Electric car charging infrastructure is delayed

1 min read

News that a £400m government plan to build electric car charging points is going to be delayed will be a blow for car manufacturers and for those attempting to curb high levels of pollution in cities across the UK.

In 2017, the Treasury made a big play about its plans to support a switch to zero-emission vehicles when it announced a £400m fund to help set up and support a charging infrastructure.

While 50 percent of the money was due to come from the taxpayer, half was to come from the private sector.

The announcement was made in the Autumn Budget but, six months on, what have we got as a result?

Zip, zilch, nothing! The government hasn’t even recruited the official designated with the responsibility to contact private investors. That, apparently, isn’t going to happen until Summer 2018.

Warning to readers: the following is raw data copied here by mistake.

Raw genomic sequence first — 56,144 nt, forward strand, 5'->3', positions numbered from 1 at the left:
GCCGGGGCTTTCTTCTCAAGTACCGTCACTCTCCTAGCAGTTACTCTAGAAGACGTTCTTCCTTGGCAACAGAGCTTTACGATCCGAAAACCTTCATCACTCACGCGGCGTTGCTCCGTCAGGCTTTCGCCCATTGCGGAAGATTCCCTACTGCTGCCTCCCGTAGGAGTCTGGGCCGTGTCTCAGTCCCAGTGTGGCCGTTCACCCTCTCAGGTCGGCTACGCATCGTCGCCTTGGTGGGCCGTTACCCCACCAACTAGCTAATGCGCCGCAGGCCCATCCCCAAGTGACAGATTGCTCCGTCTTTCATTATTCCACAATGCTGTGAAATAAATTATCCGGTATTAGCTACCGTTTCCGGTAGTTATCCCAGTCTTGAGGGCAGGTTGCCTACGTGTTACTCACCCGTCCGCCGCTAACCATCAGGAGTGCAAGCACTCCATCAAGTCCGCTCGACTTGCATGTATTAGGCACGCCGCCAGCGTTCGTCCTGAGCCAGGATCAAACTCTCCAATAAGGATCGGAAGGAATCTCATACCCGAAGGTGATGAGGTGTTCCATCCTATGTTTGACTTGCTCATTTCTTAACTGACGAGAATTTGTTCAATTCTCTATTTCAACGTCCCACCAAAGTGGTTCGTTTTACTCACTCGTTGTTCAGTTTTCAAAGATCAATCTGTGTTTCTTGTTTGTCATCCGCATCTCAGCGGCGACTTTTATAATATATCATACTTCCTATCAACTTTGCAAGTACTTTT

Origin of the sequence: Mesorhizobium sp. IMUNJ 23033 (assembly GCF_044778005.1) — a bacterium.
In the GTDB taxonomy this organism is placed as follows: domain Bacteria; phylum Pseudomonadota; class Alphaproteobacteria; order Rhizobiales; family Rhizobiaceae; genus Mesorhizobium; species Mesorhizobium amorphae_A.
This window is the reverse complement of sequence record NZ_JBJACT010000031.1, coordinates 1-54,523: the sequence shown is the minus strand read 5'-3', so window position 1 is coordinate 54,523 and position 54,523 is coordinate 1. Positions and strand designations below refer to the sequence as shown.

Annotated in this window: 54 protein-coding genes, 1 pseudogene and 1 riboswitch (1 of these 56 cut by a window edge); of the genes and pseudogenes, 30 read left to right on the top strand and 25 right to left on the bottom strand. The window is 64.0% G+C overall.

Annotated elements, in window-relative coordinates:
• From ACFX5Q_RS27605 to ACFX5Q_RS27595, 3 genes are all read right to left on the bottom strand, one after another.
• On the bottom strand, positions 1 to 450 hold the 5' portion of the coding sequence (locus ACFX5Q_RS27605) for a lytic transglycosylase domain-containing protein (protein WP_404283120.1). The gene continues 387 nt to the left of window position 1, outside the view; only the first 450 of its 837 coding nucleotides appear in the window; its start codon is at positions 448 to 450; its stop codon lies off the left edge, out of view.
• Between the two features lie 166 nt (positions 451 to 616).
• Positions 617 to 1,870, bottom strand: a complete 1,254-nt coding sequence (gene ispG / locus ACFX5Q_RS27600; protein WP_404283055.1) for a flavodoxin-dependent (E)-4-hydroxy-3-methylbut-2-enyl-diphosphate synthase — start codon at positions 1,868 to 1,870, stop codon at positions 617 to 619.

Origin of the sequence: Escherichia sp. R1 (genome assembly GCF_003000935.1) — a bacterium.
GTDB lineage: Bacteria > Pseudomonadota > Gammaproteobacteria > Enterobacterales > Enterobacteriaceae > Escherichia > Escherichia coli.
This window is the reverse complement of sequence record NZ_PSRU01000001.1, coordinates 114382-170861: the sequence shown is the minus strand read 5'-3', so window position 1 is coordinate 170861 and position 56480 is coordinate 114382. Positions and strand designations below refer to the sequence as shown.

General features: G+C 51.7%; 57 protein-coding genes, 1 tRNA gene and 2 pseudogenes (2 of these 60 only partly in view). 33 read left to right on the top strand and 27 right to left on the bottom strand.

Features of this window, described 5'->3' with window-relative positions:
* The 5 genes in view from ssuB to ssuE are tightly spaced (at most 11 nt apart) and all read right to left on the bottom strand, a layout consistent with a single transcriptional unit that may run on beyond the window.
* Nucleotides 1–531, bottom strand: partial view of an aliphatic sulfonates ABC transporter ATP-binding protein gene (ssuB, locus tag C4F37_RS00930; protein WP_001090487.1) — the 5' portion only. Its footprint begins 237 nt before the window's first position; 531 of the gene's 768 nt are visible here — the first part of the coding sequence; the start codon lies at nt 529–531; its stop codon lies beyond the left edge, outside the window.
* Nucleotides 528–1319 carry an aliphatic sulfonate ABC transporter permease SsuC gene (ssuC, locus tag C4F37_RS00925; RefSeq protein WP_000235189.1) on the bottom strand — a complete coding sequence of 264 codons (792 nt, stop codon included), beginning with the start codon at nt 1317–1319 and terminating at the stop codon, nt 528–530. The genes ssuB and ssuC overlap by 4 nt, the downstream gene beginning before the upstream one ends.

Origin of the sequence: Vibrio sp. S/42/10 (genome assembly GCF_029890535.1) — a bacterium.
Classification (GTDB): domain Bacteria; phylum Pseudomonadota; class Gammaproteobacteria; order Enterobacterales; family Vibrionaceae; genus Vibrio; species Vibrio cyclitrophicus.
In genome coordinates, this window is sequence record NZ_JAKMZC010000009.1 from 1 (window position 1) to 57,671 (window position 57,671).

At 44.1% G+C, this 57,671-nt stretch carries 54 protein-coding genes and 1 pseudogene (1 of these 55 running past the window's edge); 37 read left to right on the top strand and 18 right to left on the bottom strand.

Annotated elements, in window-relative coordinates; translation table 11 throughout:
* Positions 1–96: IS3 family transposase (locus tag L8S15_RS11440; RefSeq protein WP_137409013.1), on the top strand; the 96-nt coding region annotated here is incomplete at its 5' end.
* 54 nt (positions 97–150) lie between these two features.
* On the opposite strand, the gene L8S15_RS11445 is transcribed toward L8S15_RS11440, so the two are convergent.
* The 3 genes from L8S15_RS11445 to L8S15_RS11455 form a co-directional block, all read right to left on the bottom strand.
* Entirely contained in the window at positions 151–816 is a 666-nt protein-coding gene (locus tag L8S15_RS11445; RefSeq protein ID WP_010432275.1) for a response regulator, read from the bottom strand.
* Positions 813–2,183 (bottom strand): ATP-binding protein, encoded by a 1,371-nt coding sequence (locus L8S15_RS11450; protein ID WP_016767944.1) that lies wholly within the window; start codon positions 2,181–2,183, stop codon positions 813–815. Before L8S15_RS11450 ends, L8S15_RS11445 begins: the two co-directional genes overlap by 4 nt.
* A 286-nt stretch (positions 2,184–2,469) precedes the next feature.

According to the government, it’s taking so long as they want to set up the fund in “the most effective way.”

Car manufacturers say that the fund will be crucial in growing the market for plug-in cars, which stood at just 2 percent last year. Currently there are about 16,000 charging points in the UK, serving 130,000 plug-in hybrid and pure electric cars.

The failure of the government to move quicker on this is a real disappointment. The door is ajar, according to recent market research over a third of consumers say that they’d consider buying a fully electric vehicle.

I’m all for giving people the benefit of the doubt but a failure to secure a penny of investment smacks of incompetence at best, indifference at worst.